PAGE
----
This paper is based on a keynote presentation given at the Annual Conference of the British Association for the Study of Spirituality in May 2016 which posed the question ‘Can spirituality transform the world?’. Including the spiritual is an increasing expectation for those engaged in human service organisations, partly because of their work with those experiencing trauma and change and partly because of greater individual and community interest. Human service professionals currently wrestle with these expectations, often feeling undertrained and underprepared to undertake such practice. Critical spirituality is a framework influenced by research with health and social care professionals who wanted actively to include the spiritual in their professional practice. Critical spirituality means seeing people holistically, seeking to understand where they are ‘coming from’ and what matters to them at a fundamental level; the level that is part of the everyday but which also transcends it. This framework can be used to argue for the integration of the critical, the reflective and the spiritual into a coherent approach to practice that is holistic, inclusive and addresses issues of social justice. The expectation is to combine post-modern valuing of the diversity of individual and/or community spiritual experiences with a critical perspective that asserts the importance of living harmoniously and respectfully at an individual, family and community level. This framework generates both principles and strategies for transforming practice and, through practice, the world.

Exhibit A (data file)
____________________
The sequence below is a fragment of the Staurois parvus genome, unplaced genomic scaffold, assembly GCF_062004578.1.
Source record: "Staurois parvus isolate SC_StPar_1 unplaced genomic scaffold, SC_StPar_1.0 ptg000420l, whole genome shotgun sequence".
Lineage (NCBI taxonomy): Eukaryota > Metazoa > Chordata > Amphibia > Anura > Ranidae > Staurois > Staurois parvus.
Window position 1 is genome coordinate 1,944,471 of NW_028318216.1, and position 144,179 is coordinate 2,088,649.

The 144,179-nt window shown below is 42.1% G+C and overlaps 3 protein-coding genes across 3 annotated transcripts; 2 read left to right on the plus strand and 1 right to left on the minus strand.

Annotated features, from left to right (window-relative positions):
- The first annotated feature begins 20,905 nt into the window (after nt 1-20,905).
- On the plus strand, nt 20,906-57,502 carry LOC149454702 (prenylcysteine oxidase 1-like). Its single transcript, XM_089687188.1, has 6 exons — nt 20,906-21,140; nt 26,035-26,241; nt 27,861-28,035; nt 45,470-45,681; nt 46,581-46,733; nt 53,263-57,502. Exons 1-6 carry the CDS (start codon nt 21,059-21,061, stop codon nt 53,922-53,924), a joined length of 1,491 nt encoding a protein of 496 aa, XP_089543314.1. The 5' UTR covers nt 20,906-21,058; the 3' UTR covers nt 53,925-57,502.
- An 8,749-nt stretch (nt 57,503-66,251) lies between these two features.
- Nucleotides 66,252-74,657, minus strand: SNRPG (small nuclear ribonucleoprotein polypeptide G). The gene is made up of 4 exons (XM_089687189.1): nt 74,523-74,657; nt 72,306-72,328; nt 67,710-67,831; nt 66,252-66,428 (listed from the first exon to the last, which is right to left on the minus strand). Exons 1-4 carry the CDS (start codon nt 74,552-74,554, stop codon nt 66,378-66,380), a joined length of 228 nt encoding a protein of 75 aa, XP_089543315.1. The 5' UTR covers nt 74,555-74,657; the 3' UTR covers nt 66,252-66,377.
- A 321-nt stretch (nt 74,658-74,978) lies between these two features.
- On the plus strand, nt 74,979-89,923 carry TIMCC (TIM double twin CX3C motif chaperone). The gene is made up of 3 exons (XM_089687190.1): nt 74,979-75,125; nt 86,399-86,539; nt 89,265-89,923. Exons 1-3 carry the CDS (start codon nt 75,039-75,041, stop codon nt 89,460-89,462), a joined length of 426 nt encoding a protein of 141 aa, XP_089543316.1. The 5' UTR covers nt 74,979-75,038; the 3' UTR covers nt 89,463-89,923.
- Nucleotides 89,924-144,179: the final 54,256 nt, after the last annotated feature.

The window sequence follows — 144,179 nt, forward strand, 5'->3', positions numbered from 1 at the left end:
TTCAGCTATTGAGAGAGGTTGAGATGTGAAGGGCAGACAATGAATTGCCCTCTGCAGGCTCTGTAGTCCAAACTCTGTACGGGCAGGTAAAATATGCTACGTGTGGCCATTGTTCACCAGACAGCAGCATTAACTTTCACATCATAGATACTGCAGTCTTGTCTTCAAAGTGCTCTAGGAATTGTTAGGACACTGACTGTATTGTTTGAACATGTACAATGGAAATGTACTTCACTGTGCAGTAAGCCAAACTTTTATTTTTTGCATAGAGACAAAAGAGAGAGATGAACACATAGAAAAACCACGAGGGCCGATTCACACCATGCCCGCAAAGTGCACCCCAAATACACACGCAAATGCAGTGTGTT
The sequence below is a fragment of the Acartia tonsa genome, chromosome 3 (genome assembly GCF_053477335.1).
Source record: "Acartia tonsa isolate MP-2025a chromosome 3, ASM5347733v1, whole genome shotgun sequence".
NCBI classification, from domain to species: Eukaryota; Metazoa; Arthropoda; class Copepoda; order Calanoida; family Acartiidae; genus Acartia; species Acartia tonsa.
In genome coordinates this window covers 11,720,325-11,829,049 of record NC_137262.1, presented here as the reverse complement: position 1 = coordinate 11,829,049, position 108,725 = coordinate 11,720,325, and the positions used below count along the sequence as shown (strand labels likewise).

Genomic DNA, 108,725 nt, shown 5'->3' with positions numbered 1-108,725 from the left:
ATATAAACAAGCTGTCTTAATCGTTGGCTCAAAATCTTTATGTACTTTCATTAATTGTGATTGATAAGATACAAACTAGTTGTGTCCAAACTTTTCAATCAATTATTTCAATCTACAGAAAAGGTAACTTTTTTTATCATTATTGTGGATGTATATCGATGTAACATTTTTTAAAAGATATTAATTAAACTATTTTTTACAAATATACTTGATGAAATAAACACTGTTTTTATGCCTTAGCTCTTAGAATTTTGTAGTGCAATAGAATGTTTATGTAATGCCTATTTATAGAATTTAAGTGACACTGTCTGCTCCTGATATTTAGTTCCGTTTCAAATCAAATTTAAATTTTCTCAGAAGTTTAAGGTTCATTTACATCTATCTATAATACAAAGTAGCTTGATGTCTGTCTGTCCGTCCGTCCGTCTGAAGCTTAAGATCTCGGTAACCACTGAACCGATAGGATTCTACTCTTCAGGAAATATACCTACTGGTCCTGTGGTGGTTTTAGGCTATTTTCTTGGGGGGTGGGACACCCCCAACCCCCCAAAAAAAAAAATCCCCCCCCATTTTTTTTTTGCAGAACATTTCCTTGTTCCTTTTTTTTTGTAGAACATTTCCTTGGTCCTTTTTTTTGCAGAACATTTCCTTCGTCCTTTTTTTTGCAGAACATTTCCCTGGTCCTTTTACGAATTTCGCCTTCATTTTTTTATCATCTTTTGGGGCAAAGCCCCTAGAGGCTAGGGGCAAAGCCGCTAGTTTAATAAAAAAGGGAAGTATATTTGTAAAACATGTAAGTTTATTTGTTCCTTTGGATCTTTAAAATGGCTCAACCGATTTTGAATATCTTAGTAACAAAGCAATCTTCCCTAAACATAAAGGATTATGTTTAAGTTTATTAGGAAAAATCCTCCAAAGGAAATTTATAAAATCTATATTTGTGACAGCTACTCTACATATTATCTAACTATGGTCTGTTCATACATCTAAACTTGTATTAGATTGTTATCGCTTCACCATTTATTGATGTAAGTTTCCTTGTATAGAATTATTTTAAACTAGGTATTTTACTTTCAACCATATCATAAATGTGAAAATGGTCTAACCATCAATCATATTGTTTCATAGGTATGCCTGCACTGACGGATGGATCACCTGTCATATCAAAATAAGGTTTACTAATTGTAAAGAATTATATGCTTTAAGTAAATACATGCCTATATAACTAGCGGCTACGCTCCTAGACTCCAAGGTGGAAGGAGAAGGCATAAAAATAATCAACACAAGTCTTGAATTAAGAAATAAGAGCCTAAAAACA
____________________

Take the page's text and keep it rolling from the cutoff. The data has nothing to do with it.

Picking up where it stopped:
To read the full article, click here.